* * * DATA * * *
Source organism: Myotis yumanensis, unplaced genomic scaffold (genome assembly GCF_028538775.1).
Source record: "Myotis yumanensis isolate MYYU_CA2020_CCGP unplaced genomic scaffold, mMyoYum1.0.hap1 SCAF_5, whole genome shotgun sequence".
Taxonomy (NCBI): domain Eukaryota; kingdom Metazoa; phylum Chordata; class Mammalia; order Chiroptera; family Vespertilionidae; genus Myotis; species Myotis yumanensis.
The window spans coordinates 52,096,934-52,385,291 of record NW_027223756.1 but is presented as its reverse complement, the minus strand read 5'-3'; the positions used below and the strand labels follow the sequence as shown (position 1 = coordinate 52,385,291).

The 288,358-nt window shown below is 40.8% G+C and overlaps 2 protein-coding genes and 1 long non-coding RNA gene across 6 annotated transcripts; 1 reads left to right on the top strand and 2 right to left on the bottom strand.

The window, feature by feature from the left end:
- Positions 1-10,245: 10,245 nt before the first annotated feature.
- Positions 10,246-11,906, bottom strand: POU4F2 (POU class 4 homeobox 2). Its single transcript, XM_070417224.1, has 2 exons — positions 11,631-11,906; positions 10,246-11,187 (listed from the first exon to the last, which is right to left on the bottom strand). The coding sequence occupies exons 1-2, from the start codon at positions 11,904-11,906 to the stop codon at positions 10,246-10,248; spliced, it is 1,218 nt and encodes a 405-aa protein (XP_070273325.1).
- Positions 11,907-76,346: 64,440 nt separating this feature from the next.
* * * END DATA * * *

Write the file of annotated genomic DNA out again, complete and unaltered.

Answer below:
Source organism: Myotis yumanensis, unplaced genomic scaffold (genome assembly GCF_028538775.1).
Source record: "Myotis yumanensis isolate MYYU_CA2020_CCGP unplaced genomic scaffold, mMyoYum1.0.hap1 SCAF_5, whole genome shotgun sequence".
Taxonomy (NCBI): domain Eukaryota; kingdom Metazoa; phylum Chordata; class Mammalia; order Chiroptera; family Vespertilionidae; genus Myotis; species Myotis yumanensis.
The window spans coordinates 52,096,934-52,385,291 of record NW_027223756.1 but is presented as its reverse complement, the minus strand read 5'-3'; the positions used below and the strand labels follow the sequence as shown (position 1 = coordinate 52,385,291).

The 288,358-nt window shown below is 40.8% G+C and overlaps 2 protein-coding genes and 1 long non-coding RNA gene across 6 annotated transcripts; 1 reads left to right on the top strand and 2 right to left on the bottom strand.

The window, feature by feature from the left end:
- Positions 1-10,245: 10,245 nt before the first annotated feature.
- Positions 10,246-11,906, bottom strand: POU4F2 (POU class 4 homeobox 2). Its single transcript, XM_070417224.1, has 2 exons — positions 11,631-11,906; positions 10,246-11,187 (listed from the first exon to the last, which is right to left on the bottom strand). The coding sequence occupies exons 1-2, from the start codon at positions 11,904-11,906 to the stop codon at positions 10,246-10,248; spliced, it is 1,218 nt and encodes a 405-aa protein (XP_070273325.1).
- Positions 11,907-76,346: 64,440 nt separating this feature from the next.